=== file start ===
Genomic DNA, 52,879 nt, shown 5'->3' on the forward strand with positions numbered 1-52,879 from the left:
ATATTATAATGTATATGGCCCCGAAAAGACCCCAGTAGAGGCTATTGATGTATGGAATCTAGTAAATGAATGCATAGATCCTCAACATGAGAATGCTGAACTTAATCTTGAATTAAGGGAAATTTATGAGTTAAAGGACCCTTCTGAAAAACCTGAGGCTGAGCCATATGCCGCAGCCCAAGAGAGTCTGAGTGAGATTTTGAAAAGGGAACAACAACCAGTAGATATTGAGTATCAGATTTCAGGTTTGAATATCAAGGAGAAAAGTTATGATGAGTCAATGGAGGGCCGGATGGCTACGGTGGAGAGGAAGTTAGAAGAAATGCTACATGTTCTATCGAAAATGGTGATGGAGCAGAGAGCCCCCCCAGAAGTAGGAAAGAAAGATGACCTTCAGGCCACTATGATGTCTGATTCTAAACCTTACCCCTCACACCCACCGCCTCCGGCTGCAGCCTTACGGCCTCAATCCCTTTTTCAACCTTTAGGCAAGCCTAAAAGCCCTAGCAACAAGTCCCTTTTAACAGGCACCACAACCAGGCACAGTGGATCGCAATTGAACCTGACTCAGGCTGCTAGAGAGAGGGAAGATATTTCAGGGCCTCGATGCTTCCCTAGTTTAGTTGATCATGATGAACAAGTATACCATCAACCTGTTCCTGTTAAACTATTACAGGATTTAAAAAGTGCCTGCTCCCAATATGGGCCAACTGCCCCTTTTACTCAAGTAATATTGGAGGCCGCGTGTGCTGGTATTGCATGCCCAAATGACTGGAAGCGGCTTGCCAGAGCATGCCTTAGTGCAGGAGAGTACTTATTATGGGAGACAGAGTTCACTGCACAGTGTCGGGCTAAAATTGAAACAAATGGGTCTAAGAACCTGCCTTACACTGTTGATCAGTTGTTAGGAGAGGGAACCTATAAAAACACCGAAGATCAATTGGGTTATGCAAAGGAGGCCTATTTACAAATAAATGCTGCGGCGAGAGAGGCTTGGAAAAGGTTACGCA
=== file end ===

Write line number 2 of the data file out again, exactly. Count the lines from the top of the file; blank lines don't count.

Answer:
ATATTATAATGTATATGGCCCCGAAAAGACCCCAGTAGAGGCTATTGATGTATGGAATCTAGTAAATGAATGCATAGATCCTCAACATGAGAATGCTGAACTTAATCTTGAATTAAGGGAAATTTATGAGTTAAAGGACCCTTCTGAAAAACCTGAGGCTGAGCCATATGCCGCAGCCCAAGAGAGTCTGAGTGAGATTTTGAAAAGGGAACAACAACCAGTAGATATTGAGTATCAGATTTCAGGTTTGAATATCAAGGAGAAAAGTTATGATGAGTCAATGGAGGGCCGGATGGCTACGGTGGAGAGGAAGTTAGAAGAAATGCTACATGTTCTATCGAAAATGGTGATGGAGCAGAGAGCCCCCCCAGAAGTAGGAAAGAAAGATGACCTTCAGGCCACTATGATGTCTGATTCTAAACCTTACCCCTCACACCCACCGCCTCCGGCTGCAGCCTTACGGCCTCAATCCCTTTTTCAACCTTTAGGCAAGCCTAAAAGCCCTAGCAACAAGTCCCTTTTAACAGGCACCACAACCAGGCACAGTGGATCGCAATTGAACCTGACTCAGGCTGCTAGAGAGAGGGAAGATATTTCAGGGCCTCGATGCTTCCCTAGTTTAGTTGATCATGATGAACAAGTATACCATCAACCTGTTCCTGTTAAACTATTACAGGATTTAAAAAGTGCCTGCTCCCAATATGGGCCAACTGCCCCTTTTACTCAAGTAATATTGGAGGCCGCGTGTGCTGGTATTGCATGCCCAAATGACTGGAAGCGGCTTGCCAGAGCATGCCTTAGTGCAGGAGAGTACTTATTATGGGAGACAGAGTTCACTGCACAGTGTCGGGCTAAAATTGAAACAAATGGGTCTAAGAACCTGCCTTACACTGTTGATCAGTTGTTAGGAGAGGGAACCTATAAAAACACCGAAGATCAATTGGGTTATGCAAAGGAGGCCTATTTACAAATAAATGCTGCGGCGAGAGAGGCTTGGAAAAGGTTACGCA